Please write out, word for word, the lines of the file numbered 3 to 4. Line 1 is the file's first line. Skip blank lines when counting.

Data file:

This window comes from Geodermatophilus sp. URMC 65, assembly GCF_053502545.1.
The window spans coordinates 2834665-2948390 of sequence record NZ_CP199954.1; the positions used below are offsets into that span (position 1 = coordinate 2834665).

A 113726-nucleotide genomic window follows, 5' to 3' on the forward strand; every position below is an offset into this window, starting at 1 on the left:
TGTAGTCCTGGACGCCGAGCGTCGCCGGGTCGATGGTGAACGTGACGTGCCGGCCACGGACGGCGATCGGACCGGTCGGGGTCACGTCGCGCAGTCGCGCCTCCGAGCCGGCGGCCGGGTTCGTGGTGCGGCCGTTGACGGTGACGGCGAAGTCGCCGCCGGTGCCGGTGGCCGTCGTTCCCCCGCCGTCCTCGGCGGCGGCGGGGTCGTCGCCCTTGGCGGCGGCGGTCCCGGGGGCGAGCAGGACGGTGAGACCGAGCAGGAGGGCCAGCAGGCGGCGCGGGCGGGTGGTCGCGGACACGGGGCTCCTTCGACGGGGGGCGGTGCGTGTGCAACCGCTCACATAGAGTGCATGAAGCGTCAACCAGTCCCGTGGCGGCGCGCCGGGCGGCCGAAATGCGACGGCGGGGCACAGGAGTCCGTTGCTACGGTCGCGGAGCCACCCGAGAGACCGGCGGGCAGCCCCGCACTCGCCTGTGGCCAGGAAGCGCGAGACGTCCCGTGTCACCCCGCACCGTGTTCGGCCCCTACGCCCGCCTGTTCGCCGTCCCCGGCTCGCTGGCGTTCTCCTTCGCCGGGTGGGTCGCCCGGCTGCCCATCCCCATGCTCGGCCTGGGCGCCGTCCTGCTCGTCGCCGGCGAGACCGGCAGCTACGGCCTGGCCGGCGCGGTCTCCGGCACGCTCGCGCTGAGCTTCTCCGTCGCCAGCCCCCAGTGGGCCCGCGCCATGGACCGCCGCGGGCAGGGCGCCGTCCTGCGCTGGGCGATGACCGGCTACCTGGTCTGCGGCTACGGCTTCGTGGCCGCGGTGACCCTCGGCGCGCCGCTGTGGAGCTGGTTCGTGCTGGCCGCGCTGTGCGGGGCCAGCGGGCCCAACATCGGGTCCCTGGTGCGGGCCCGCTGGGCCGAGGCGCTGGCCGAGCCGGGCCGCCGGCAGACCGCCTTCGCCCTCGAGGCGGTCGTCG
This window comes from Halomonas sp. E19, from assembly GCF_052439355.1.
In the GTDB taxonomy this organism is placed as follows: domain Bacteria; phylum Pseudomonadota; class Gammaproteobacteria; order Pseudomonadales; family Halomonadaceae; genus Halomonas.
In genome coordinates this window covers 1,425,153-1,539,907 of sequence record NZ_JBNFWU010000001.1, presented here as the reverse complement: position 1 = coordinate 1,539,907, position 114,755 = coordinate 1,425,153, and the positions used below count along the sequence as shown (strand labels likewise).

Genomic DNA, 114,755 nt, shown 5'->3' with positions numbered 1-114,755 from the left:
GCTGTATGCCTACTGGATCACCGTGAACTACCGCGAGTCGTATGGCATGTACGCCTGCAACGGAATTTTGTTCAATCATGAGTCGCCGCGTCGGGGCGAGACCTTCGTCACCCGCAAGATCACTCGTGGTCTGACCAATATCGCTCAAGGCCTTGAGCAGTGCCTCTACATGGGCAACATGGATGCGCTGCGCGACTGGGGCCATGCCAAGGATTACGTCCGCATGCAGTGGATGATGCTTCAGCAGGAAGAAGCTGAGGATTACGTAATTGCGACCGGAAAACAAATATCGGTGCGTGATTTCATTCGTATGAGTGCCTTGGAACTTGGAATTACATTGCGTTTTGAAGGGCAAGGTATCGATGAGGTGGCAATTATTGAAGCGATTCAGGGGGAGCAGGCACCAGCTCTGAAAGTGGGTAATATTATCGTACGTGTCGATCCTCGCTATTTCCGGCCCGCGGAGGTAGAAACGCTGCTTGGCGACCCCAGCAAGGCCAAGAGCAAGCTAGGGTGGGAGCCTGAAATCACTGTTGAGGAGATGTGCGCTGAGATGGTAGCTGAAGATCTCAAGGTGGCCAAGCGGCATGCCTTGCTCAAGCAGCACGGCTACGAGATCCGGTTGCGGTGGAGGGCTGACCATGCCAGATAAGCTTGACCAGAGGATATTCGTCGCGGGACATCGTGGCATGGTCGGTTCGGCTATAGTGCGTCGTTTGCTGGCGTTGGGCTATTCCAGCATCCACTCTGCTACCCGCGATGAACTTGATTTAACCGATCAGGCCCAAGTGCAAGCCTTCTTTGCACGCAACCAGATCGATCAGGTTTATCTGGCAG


A 113726-nucleotide genomic window follows, 5' to 3' on the forward strand; every position below is an offset into this window, starting at 1 on the left:
TGTAGTCCTGGACGCCGAGCGTCGCCGGGTCGATGGTGAACGTGACGTGCCGGCCACGGACGGCGATCGGACCGGTCGGGGTCACGTCGCGCAGTCGCGCCTCCGAGCCGGCGGCCGGGTTCGTGGTGCGGCCGTTGACGGTGACGGCGAAGTCGCCGCCGGTGCCGGTGGCCGTCGTTCCCCCGCCGTCCTCGGCGGCGGCGGGGTCGTCGCCCTTGGCGGCGGCGGTCCCGGGGGCGAGCAGGACGGTGAGACCGAGCAGGAGGGCCAGCAGGCGGCGCGGGCGGGTGGTCGCGGACACGGGGCTCCTTCGACGGGGGGCGGTGCGTGTGCAACCGCTCACATAGAGTGCATGAAGCGTCAACCAGTCCCGTGGCGGCGCGCCGGGCGGCCGAAATGCGACGGCGGGGCACAGGAGTCCGTTGCTACGGTCGCGGAGCCACCCGAGAGACCGGCGGGCAGCCCCGCACTCGCCTGTGGCCAGGAAGCGCGAGACGTCCCGTGTCACCCCGCACCGTGTTCGGCCCCTACGCCCGCCTGTTCGCCGTCCCCGGCTCGCTGGCGTTCTCCTTCGCCGGGTGGGTCGCCCGGCTGCCCATCCCCATGCTCGGCCTGGGCGCCGTCCTGCTCGTCGCCGGCGAGACCGGCAGCTACGGCCTGGCCGGCGCGGTCTCCGGCACGCTCGCGCTGAGCTTCTCCGTCGCCAGCCCCCAGTGGGCCCGCGCCATGGACCGCCGCGGGCAGGGCGCCGTCCTGCGCTGGGCGATGACCGGCTACCTGGTCTGCGGCTACGGCTTCGTGGCCGCGGTGACCCTCGGCGCGCCGCTGTGGAGCTGGTTCGTGCTGGCCGCGCTGTGCGGGGCCAGCGGGCCCAACATCGGGTCCCTGGTGCGGGCCCGCTGGGCCGAGGCGCTGGCCGAGCCGGGCCGCCGGCAGACCGCCTTCGCCCTCGAGGCGGTCGTCG